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Trans R Soc Trop Med Hyg. 2002 Jan-Feb;96(1):79-84.

Profile of snakebite envenoming in western Maharashtra, India.

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Bawaskar Hospital and Research Centre, Mahad Raigad, Maharashtra, India.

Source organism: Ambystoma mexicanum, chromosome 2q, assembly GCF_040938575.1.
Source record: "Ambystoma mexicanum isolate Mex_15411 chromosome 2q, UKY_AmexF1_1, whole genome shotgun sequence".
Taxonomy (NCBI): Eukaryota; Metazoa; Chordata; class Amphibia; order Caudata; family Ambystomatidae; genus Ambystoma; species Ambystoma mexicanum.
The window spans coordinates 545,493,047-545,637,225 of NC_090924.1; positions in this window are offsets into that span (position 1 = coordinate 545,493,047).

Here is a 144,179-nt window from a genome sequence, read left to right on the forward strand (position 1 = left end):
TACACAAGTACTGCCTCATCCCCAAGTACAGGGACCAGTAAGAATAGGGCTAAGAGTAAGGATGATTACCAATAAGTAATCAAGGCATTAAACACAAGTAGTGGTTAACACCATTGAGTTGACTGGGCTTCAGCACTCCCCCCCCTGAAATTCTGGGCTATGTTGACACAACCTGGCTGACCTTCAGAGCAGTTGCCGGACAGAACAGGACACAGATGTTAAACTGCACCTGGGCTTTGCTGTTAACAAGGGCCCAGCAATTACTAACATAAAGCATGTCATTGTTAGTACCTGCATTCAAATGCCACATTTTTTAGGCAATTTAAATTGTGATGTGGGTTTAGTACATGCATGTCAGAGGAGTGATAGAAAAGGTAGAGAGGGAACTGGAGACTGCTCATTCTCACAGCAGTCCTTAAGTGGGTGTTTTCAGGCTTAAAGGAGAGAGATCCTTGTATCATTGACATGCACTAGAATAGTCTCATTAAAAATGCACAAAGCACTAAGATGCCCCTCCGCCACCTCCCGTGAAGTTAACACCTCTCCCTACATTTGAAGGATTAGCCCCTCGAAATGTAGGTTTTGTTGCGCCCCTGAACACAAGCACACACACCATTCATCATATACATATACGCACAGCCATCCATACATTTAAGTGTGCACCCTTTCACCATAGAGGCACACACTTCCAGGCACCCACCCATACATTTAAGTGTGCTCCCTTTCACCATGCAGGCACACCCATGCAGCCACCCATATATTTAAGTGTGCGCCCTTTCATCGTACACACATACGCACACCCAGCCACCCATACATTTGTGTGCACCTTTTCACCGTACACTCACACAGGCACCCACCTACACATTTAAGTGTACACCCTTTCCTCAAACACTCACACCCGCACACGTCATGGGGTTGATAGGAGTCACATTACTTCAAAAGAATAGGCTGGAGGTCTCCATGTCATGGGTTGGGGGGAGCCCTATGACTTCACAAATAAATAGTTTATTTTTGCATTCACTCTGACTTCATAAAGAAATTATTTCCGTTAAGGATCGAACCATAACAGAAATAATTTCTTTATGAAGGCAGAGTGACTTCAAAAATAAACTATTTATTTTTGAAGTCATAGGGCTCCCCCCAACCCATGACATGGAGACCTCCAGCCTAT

Ninety-one cases of snakebite were admitted between January 1998 and January 2001 to the general hospital at Mahad, 180 km south of Mumbai in western Maharashtra, India. Twenty-nine (31.9%) patients, when admitted to hospital, brought the snakes responsible for the bites (20 kraits, 9 Echis carinatus). Forty-five (49.5%) patients had snakebite without envenoming; 27 patients had local fang marks without local and systemic manifestations; 18, reporting 24 h after the bite, had local oedema. Twenty-six (28.6%) patients were paralyzed. Twenty-five cases who reported between midnight and 08:00 showed no local signs of envenoming. One patient, who reported at 16:00, had local oedema with blebs and a history of cobra bite. Ten (11.0%) patients died: 3 on the way to hospital and 7 during treatment. Out of 7 cases transferred for tertiary care, 6 recovered and 1 died on the way to Mumbai. Early administration of anti-snake venom (ASV), endotracheal intubation and timely intervention with manual ventilation by Ambu bag and anticholinesterase treatment for Elapidae (krait and cobra) envenoming are crucial for saving lives. Clinical confirmation of snakebite with envenoming was by identification of the dead snake brought by victims and by clinical signs and symptoms such as paralysis (krait and cobra) and rapid progressive local oedema with active bleeding (E. carinatus and Russell's viper). The 20-min whole blood clotting test is a simple, rapid and reliable test of coagulopathy. It is also of use in assessing the effectiveness of ASV and is of crucial importance for controlling administration of expensive ASV in relation to restoration of blood coagulability.

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